According to provisions for system responsibility in the power system (FoS), Statnett shall define Elspot/Elbas areas (§5) as part of managing:
- Major and long-term operational congestions occurring in the regional and central grid system.
- Foreseen energy deficit situations in defined geographical areas.
We expect that both physical grid framework and market design factors will undergo significant development in the coming years. Statnett has to see all changes as a whole in order to:
- Always have a suitable area division on short and long term.
- Minimize the number of area changes in each geographical area. This has also been an important feedback from the market participants.
Statnett has found that the best way to provide predictability on this issue is to make a prognosis on how we foresee the area division for the next years. The prognosis will be updated when needed. The detailed information about individual changes will be published in separate Exchange Informations.
This prognosis will cover the expected changes from 2015 to approximately 2020. Failures, energy deficit situations, changes in commissioning dates or other new information could change the prognosis or lead to area divisions that are not mentioned in the prognosis.
The changes in the Norwegian power system that are taken into account in this prognosis are:
- New 420 kV Ørskog-Høyanger and Høyanger-Sogndal (NO3-NO5)
- New 420 KV Namsos-Storheia and large scale wind on the coast of Trøndelag (NO3, NO4)
- Southern Norway with new HVDC-connections (NO2)
- Potential increase in industrial consumption in Sunnhordland (NO2) and Finnmark (NO4)
- Nordic Balance Settlement and introduction of Metering Grid Areas
- Flow Based Capacity Management
1. New 420 kV Ørskog-Høyanger and Høyanger-Sogndal
In Exchange Information 24/2013 Statnett published the following:
"Due to the planned commissioning of the new 420 kV line between Ørskog and Høyanger in the North-Western part of Norway, a change in the Norwegian Elspot/Elbas area definitions will take place during 2015. The current interface between areas NO3 and NO5 will be moved from the 132 kV double busbar at Åskåra to the 132 kV lines Mel-Fardal and Høyanger-Fardal."
As of March 2015, the matter of legal access to the construction site of a section of Ørskog-Høyanger is still in litigation, and the completion date of both Ørskog-Høyanger and Høyanger-Sogndal depends on the progress of the legal proceedings. The triggering factor for moving the area interface is, as stated in the Exchange Information, the completion of 420 kV Ørskog-Høyanger. As a result, the consequential adjustment of the interface between NO3 and NO5 will be equally postponed. This interface configuration remains the most likely also after the commissioning of 420 kV Sogndal-Høyanger.
2. New 420 KV Namsos-Storheia and large scale wind on the coast of Trøndelag
The coast of the Trøndelag region has been identified as an important geographical centre for investment in large-scale wind power in Norway, and approximately 1000 MW of production capacity is under development. Construction of a new 420 kV connection will be necessary in order to receive any significant new production in the Fosen and Snillfjord area.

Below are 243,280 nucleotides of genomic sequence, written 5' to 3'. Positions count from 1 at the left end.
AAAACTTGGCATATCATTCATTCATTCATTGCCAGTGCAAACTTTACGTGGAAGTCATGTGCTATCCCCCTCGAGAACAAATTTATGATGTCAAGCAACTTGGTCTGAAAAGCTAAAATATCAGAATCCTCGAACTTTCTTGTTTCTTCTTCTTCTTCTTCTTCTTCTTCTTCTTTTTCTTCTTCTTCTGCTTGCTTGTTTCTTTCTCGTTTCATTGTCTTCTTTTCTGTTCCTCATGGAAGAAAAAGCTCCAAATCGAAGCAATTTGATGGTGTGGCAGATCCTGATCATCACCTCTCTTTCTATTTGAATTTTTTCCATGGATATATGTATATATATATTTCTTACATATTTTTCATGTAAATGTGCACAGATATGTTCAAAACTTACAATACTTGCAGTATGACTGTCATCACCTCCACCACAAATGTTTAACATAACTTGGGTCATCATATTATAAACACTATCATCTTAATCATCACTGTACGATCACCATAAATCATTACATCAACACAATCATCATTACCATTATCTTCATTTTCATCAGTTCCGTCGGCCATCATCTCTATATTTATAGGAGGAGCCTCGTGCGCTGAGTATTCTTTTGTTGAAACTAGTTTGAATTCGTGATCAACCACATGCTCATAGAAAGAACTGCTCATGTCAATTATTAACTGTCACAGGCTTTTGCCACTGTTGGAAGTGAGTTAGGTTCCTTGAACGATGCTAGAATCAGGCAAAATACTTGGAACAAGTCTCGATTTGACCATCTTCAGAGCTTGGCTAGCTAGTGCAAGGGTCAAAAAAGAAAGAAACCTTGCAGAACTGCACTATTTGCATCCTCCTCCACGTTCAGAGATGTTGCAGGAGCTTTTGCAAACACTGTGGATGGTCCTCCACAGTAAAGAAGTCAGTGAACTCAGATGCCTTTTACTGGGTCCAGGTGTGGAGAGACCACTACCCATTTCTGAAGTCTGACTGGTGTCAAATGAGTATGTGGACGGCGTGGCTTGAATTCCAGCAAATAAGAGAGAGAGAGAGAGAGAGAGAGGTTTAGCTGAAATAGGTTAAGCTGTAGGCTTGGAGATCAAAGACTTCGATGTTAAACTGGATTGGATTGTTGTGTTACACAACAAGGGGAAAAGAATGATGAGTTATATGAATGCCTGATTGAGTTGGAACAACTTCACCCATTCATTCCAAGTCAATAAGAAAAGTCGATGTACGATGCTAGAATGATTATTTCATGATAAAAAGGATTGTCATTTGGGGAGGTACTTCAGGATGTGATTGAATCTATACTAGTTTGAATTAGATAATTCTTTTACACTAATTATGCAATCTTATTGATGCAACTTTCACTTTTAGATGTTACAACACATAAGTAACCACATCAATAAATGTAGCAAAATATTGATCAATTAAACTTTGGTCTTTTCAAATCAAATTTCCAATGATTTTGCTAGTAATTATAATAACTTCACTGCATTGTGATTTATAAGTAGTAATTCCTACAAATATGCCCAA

The first step of a development process will be the commissioning of a radial 420 kV connection from a new substation Storheia to existing substation Namsos. With a substantial production infeed in Namsos the predominant bottleneck between NO4 and NO3 will move southwards compared with today. Namsos is currently the northernmost substation in NO3, with a connection to Tunnsjødal in NO4. In order to reflect the planned shift in local power balance in Namsos, and to allow a controlled flow in the Namsos-cut, our assessment is that Namsos substation and the radial connection to Storheia have to be moved to NO4.
As such, and according to the current time schedule, the interface between NO4 and NO3 will from 2018 be 300 (420) kV Namsos-Ogndal and 300 kV Tunnsjødal-Verdal. We emphasize the aspect that the triggering factor for moving the area interface is the commissioning of large-scale wind power connected to a new 420 kV line Storheia-Namsos, and that delays in these projects will equally postpone an area adjustment.
3. Southern Norway towards new HVDC-connections
By 2020, new HVDC-connections to Germany and Great Britain are expected to be in commercial operation. The landing site on the Norwegian side of both cables will be in present-day NO2, in Tonstad (Ertsmyra) and Kvilldal respectively. The plan to upgrade the domestic AC-grid schedule completion prior to the HVDC-connections. With an upgraded 420 kV grid in all corridors in southern Norway, there is limited need for capacity reductions in a state of normal operations.
Years 2015 to 2020 will however be characterized by regular reductions in trade capacity, as extensive outage periods related to grid upgrade will cause bottlenecks to occur. Given the need for a restrained power flow towards the existing HVDC-cables, we are considering three possible alternatives aimed at managing the expected bottlenecks:
a. The current practice, including reductions directly on the HVDC-connections.